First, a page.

Friday, September 28, 2018

Will Mayfield ignore Gruden hyperbole?

 It’s an old, but tried and true, practice employed and copied by just about every head football coach on all levels down through the years. Never, under any circumstances, publicly denigrate the opposition no matter how bad they are.

After reading the words of Oakland Raiders coach Jon Gruden during a Wednesday conference call with the Cleveland media in the run-up to Sunday’s game with the Browns, you would think he is the president and chief cheerleader of the Baker Mayfield fan club.

“Mayfield . . . if you draw a line under that name, he’s the man,” said Gruden of the Browns’ rookie quarterback, who will make his National Football League starting debut against his winless Raiders in Oakland. “He’s the story I think right now is going to become bigger and bigger in Cleveland this year.”

And why exactly is that? “He does an excellent job of keeping plays alive and has incredible vision downfield,” said Gruden, who reentered the NFL coaching wars this year after a nine-year absence.

“I mean the guy has eyes in the back of his head.  So you’ve got to know he’s a great, creative player and the system they run involves a lot of skilled people they didn’t have last year.”

Anything else? “He has the magic about him,” Gruden effusively continued his hyperbole. “He has the charisma about him that really allows everybody on that team . . . to play at a higher level.”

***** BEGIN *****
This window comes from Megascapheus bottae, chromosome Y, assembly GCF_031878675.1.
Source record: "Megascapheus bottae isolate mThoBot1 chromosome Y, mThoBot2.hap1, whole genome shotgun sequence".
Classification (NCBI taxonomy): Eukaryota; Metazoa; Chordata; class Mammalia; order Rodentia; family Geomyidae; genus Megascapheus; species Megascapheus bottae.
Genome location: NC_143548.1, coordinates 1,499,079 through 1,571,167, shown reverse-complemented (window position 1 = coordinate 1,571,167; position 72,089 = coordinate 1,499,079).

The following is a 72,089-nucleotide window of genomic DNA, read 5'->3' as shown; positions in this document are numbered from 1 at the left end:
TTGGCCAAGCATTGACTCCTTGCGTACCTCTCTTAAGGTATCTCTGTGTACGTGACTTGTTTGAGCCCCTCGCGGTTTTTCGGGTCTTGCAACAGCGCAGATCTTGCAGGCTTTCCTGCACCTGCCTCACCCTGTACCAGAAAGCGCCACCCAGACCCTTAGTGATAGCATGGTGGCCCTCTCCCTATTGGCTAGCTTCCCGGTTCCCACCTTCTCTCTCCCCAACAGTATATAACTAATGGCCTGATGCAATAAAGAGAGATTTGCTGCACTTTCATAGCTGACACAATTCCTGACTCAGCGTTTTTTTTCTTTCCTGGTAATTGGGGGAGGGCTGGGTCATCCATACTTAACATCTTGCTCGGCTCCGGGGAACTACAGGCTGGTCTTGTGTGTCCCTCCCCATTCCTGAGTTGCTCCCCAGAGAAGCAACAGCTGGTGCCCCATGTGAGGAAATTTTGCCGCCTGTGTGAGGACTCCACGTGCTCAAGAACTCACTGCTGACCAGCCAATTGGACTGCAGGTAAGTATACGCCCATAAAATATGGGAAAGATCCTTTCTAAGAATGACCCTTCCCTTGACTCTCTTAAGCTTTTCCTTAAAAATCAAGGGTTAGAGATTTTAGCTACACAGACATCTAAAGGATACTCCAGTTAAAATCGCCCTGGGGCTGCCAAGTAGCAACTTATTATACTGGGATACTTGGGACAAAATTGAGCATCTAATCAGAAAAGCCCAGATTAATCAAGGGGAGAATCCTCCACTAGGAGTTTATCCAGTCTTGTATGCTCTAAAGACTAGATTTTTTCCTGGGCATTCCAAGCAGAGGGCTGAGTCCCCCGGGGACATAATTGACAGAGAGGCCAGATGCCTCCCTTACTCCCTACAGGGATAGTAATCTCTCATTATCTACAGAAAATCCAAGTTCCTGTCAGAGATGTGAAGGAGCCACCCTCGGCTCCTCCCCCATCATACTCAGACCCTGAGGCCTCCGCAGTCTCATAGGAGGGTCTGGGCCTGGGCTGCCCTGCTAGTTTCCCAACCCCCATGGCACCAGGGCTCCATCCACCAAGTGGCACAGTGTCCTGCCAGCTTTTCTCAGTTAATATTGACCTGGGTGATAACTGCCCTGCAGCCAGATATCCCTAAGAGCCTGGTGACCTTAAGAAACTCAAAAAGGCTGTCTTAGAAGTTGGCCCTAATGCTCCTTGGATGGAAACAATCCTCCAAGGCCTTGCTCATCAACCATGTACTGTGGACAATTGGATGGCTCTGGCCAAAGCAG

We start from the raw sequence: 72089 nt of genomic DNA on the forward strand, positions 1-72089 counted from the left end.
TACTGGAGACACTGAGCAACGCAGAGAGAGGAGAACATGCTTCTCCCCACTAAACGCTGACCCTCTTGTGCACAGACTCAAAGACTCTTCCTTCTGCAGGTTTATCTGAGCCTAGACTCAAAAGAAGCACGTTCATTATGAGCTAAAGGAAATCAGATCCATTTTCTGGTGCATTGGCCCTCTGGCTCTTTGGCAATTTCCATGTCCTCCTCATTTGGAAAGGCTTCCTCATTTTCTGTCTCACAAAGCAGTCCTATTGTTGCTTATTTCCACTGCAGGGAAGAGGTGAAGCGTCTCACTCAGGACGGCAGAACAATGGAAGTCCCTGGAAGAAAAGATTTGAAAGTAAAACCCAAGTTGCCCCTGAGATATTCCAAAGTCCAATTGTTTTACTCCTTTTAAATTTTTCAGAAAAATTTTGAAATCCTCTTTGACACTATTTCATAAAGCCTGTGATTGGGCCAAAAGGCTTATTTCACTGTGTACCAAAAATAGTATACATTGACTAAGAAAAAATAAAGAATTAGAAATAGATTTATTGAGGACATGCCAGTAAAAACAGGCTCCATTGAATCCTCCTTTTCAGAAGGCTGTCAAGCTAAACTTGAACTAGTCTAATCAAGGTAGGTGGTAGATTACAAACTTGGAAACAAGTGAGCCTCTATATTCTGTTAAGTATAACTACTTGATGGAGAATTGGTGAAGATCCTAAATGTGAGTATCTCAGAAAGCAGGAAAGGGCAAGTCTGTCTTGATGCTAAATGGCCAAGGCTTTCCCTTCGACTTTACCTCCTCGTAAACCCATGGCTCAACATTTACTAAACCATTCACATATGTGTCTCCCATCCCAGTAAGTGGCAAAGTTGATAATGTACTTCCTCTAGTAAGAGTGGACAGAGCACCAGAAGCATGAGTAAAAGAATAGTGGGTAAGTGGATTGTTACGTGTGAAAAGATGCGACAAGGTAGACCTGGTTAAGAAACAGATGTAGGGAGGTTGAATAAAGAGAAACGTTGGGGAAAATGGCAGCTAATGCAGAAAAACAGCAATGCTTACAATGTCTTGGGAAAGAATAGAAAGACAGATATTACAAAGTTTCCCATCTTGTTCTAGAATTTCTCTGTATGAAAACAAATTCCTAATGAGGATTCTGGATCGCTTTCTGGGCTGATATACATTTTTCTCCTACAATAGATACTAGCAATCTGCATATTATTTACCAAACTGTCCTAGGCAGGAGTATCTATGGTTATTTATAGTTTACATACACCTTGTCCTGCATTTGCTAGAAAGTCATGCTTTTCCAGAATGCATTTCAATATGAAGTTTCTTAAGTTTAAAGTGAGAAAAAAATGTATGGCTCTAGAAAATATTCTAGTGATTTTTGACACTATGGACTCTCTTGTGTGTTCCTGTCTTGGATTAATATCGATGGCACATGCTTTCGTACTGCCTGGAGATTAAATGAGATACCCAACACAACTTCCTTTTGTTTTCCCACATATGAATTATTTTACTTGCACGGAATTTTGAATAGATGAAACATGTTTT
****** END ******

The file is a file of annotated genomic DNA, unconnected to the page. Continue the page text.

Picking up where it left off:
High praise, indeed, for a quarterback who has played roughly 32 minutes of one NFL game. Played perfectly by the veteran coach. Pump up the most recent star player and mean maybe a syllable or two of his utterances.

Mayfield doesn’t seem to have the kind of intelligence that would believe bullroar like that. If its intention was to build up the kid’s ego to distract him, it is unlikely going to work.

Mayfield has displayed the ability to prevent outside interference from messing with the task at hand, a trait surprising in one so young and focused. He will face an entirely different situation Sunday than he did in the Thursday night victory over the New York Jets.

The Raiders, who will move to Las Vegas either next season or 2020, are an angry football team. Gruden’s return to the sidelines after nine years away from coaching has staggered out of the starting gate.

The club’s inability to hold on to leads is the biggest stumbling block, having led all three losses at halftime with two of those margins good enough to lead heading into the final quarter. Finishing seems to be the biggest problem. Sounds a little like the Browns the last several seasons.

Defense is the biggest area of concern for the Raiders, who have posted only three sacks and one interception thus far. Rushing the passer is relatively non-existent.

Gruden laments that he needs not only a pass rusher, but a great pass rusher. “It’s hard to find a great one,” he said. “It’s hard to find a good one. It’s hard to find one. . . . With college football, they aren’t dropping back to pass and throwing anymore.”